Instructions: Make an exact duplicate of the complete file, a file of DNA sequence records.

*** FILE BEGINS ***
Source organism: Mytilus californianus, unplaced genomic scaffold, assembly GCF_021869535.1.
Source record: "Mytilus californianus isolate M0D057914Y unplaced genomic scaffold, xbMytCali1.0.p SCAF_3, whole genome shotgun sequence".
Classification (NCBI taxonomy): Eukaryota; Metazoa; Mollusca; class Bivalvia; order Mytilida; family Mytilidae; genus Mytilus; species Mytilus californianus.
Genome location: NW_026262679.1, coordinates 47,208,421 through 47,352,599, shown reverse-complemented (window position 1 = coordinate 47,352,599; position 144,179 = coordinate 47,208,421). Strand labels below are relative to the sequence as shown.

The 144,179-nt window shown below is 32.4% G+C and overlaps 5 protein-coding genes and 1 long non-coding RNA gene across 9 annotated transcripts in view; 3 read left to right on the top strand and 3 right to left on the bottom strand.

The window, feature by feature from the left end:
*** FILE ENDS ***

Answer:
Source organism: Mytilus californianus, unplaced genomic scaffold, assembly GCF_021869535.1.
Source record: "Mytilus californianus isolate M0D057914Y unplaced genomic scaffold, xbMytCali1.0.p SCAF_3, whole genome shotgun sequence".
Classification (NCBI taxonomy): Eukaryota; Metazoa; Mollusca; class Bivalvia; order Mytilida; family Mytilidae; genus Mytilus; species Mytilus californianus.
Genome location: NW_026262679.1, coordinates 47,208,421 through 47,352,599, shown reverse-complemented (window position 1 = coordinate 47,352,599; position 144,179 = coordinate 47,208,421). Strand labels below are relative to the sequence as shown.

The 144,179-nt window shown below is 32.4% G+C and overlaps 5 protein-coding genes and 1 long non-coding RNA gene across 9 annotated transcripts in view; 3 read left to right on the top strand and 3 right to left on the bottom strand.

The window, feature by feature from the left end: